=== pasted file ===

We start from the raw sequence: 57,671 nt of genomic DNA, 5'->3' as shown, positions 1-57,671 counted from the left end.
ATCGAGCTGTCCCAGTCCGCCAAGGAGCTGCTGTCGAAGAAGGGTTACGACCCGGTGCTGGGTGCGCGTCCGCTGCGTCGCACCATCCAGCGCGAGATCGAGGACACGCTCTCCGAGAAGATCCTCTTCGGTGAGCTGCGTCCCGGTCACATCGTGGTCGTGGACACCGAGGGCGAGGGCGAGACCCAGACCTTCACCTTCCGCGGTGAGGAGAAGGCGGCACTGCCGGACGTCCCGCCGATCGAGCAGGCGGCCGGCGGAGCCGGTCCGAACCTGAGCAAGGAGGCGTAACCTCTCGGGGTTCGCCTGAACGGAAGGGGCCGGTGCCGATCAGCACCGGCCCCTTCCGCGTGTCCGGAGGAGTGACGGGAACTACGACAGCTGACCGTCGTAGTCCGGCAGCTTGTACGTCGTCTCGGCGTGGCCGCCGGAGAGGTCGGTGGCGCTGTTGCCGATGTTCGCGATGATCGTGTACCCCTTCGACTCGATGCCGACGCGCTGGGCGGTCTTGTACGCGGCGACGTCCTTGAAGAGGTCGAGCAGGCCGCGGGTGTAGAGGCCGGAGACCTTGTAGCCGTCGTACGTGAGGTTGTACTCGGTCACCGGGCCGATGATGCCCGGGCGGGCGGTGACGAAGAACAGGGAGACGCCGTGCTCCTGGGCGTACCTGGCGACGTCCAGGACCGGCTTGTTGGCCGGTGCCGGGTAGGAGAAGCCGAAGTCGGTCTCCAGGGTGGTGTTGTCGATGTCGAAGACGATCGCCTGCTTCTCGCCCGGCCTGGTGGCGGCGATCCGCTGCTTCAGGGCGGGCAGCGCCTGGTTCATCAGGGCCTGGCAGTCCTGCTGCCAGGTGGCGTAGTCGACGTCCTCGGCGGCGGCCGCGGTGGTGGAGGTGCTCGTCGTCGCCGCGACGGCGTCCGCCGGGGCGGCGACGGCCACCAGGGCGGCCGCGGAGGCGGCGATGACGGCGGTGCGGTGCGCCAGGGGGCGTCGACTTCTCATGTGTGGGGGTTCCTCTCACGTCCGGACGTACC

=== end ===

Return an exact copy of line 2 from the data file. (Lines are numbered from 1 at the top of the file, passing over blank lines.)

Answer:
ATCGAGCTGTCCCAGTCCGCCAAGGAGCTGCTGTCGAAGAAGGGTTACGACCCGGTGCTGGGTGCGCGTCCGCTGCGTCGCACCATCCAGCGCGAGATCGAGGACACGCTCTCCGAGAAGATCCTCTTCGGTGAGCTGCGTCCCGGTCACATCGTGGTCGTGGACACCGAGGGCGAGGGCGAGACCCAGACCTTCACCTTCCGCGGTGAGGAGAAGGCGGCACTGCCGGACGTCCCGCCGATCGAGCAGGCGGCCGGCGGAGCCGGTCCGAACCTGAGCAAGGAGGCGTAACCTCTCGGGGTTCGCCTGAACGGAAGGGGCCGGTGCCGATCAGCACCGGCCCCTTCCGCGTGTCCGGAGGAGTGACGGGAACTACGACAGCTGACCGTCGTAGTCCGGCAGCTTGTACGTCGTCTCGGCGTGGCCGCCGGAGAGGTCGGTGGCGCTGTTGCCGATGTTCGCGATGATCGTGTACCCCTTCGACTCGATGCCGACGCGCTGGGCGGTCTTGTACGCGGCGACGTCCTTGAAGAGGTCGAGCAGGCCGCGGGTGTAGAGGCCGGAGACCTTGTAGCCGTCGTACGTGAGGTTGTACTCGGTCACCGGGCCGATGATGCCCGGGCGGGCGGTGACGAAGAACAGGGAGACGCCGTGCTCCTGGGCGTACCTGGCGACGTCCAGGACCGGCTTGTTGGCCGGTGCCGGGTAGGAGAAGCCGAAGTCGGTCTCCAGGGTGGTGTTGTCGATGTCGAAGACGATCGCCTGCTTCTCGCCCGGCCTGGTGGCGGCGATCCGCTGCTTCAGGGCGGGCAGCGCCTGGTTCATCAGGGCCTGGCAGTCCTGCTGCCAGGTGGCGTAGTCGACGTCCTCGGCGGCGGCCGCGGTGGTGGAGGTGCTCGTCGTCGCCGCGACGGCGTCCGCCGGGGCGGCGACGGCCACCAGGGCGGCCGCGGAGGCGGCGATGACGGCGGTGCGGTGCGCCAGGGGGCGTCGACTTCTCATGTGTGGGGGTTCCTCTCACGTCCGGACGTACC